Seasonal delicacies like roasted chestnuts and grilled sausages are closely identified with Christmas markets. Photograph by David Celdran
Travel Destinations

Christkindlmarkt No.4: Where the Black Forest of Heidelberg in Germany inspired fairy tales

In this fourth of a series David Celdran discovers the Christmas markets of Heidelberg, the origin of gingerbread houses, the gingerbread man and yes, black forest cake. 
David Celdran | Dec 19 2018

GERMANY, HEIDELBERG

In Heidelberg, the Christmas market literally never seems to end. Apart from celebrating the annual tradition over an entire month, the city also converts five of its main squares into a huge interconnected market with Christmas activities across the entire length of Europe's longest pedestrian street, Hauptstrasse.

The old town and Heidelberg castle nestled between the Neckar River and the Black Forest.

The picturesque university town tucked between the Neckar River and the Black Forest is fabled for its beauty during the warmer months of the year, but, even when blanketed in snow, the illuminations lining the Christmas market from dusk until dawn veil the city with an enchanting glow.

Mugs used for drinking traditional glüwein are also popular souvenirs.

Despite its unusually large size for a local market, Heidelberg's Christkindlmarkt feels surprisingly intimate—and outsiders can look forward to being warmly welcomed. Heidelberg is one of Germany's most international cities, with universities and colleges that have drawn students from all over the world for centuries. This, plus the city's young English-speaking population, makes it easier to fit in, or share a round of gltiwein with strangers.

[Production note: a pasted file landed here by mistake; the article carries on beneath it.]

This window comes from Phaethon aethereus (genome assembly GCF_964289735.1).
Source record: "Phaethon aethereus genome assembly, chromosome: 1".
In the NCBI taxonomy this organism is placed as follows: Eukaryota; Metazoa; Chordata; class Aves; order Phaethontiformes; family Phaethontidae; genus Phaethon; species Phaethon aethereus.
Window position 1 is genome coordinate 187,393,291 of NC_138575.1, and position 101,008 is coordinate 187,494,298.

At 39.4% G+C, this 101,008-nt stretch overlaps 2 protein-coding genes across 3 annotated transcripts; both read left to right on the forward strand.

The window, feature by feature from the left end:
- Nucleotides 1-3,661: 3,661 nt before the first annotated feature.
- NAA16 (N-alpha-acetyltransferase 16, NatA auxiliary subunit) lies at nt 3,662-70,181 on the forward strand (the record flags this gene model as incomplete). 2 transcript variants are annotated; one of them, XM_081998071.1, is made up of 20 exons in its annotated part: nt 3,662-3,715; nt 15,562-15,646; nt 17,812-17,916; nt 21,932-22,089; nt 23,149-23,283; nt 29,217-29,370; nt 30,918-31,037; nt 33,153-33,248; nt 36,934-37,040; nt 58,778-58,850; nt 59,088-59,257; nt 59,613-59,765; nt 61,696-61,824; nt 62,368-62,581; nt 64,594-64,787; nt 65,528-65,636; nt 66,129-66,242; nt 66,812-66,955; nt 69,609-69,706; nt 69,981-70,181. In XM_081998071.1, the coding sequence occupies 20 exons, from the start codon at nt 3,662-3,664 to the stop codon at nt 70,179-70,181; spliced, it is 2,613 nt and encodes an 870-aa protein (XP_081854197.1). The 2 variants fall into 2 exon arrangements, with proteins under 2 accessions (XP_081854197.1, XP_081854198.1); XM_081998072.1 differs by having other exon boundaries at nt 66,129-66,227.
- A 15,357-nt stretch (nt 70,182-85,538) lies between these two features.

The cinnamon and clove-spiced mulled wine helps keep body temperatures and spirits high.
A woodcarver from the Black Forest working on a new batch of Christmas ornaments.

The Heidelberg market is also one of the most charming you'll find in Germany. Market stalls are adorned to look like traditional country homes complete with thatched straw roofs. Handcrafted cuckoo clocks from the workshops of the nearby Black Forest are popular holiday gifts as is Black Forest cake and, most especially, gingerbread cookies and houses made famous by German fairy tales such as "The Gingerbread Man" and "Hansel and Gretel," both of which were inspired by the mysterious Black Forest surrounding Heidelberg.

The city’s young population keeps the atmosphere in the market lively.

 

Photographs by David Celdran

This story first appeared in Vault Magazine Issue 18 2014.